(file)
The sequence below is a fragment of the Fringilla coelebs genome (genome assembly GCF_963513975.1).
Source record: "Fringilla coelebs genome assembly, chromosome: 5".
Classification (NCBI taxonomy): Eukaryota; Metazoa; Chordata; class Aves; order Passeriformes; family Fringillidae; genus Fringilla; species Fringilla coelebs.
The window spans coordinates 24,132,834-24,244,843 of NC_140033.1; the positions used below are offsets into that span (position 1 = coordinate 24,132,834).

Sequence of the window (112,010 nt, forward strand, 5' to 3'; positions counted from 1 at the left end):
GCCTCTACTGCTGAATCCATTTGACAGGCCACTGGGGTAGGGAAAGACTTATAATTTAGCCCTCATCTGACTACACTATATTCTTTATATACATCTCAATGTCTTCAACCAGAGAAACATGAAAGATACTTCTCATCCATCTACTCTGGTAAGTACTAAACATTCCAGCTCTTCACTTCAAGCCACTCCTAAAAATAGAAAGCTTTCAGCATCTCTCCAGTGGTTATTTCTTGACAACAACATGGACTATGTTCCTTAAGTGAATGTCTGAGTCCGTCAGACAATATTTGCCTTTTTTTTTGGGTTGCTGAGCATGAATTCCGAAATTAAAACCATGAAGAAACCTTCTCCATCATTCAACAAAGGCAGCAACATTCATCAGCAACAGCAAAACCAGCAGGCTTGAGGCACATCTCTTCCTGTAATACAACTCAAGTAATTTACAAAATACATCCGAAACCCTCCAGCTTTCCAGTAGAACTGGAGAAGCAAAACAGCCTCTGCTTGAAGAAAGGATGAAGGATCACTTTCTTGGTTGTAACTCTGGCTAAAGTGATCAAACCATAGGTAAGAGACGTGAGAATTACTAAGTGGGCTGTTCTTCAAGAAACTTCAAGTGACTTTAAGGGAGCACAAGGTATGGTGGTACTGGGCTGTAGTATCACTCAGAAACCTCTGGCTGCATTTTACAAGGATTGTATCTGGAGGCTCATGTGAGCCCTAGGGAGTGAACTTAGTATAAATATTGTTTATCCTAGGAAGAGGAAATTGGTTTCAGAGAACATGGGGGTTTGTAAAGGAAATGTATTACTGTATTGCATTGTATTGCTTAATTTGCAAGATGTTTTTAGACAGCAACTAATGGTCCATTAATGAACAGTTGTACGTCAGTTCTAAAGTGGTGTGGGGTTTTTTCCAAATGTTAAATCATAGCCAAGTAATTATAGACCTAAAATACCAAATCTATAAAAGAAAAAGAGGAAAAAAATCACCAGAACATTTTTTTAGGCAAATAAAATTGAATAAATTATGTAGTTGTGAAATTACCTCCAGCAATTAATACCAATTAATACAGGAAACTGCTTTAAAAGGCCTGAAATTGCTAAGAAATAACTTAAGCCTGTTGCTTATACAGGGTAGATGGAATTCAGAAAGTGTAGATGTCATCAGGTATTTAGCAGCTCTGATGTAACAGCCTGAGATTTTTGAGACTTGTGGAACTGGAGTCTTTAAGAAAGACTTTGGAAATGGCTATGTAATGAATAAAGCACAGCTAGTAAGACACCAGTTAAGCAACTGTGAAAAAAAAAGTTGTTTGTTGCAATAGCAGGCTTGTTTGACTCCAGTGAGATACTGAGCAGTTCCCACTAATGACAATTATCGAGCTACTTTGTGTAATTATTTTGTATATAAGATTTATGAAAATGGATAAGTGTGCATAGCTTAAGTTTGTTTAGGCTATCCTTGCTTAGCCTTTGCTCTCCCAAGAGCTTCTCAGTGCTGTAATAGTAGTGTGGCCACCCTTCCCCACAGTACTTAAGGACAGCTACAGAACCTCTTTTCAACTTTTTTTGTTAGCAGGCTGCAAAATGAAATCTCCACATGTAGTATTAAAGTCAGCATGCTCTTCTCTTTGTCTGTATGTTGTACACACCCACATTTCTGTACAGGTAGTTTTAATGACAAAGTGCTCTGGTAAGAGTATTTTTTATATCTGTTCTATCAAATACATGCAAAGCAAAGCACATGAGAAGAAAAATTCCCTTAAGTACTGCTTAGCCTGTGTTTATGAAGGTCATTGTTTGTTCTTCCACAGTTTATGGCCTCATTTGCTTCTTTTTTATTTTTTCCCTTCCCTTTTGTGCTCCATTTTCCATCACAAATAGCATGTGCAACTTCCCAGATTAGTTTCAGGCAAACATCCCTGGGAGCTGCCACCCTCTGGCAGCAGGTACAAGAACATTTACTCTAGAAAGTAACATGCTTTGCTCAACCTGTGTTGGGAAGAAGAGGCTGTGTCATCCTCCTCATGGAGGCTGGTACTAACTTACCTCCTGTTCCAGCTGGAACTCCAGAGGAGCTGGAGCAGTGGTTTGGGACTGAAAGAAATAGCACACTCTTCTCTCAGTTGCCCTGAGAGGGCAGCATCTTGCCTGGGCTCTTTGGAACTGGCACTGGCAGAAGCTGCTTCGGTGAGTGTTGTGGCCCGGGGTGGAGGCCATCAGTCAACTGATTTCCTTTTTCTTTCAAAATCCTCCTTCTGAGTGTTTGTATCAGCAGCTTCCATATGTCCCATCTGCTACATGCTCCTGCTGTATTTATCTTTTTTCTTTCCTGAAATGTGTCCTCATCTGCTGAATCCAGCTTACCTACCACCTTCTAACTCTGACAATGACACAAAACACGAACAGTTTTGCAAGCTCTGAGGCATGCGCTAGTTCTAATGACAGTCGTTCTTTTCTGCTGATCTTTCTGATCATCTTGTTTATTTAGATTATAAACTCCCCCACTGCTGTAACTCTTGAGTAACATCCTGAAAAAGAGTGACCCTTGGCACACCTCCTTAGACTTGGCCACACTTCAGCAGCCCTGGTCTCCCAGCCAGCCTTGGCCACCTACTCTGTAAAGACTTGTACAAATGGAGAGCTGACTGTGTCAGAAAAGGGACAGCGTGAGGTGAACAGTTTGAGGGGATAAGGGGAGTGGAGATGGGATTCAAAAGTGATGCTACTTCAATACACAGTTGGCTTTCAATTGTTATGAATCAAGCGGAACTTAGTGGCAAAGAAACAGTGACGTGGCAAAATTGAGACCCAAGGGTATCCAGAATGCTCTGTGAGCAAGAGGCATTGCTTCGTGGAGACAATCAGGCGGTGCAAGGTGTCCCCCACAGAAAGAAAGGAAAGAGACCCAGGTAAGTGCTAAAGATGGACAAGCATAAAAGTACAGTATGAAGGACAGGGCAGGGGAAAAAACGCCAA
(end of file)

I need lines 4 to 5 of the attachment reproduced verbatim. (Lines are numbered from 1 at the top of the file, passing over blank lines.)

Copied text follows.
The window spans coordinates 24,132,834-24,244,843 of NC_140033.1; the positions used below are offsets into that span (position 1 = coordinate 24,132,834).

Sequence of the window (112,010 nt, forward strand, 5' to 3'; positions counted from 1 at the left end):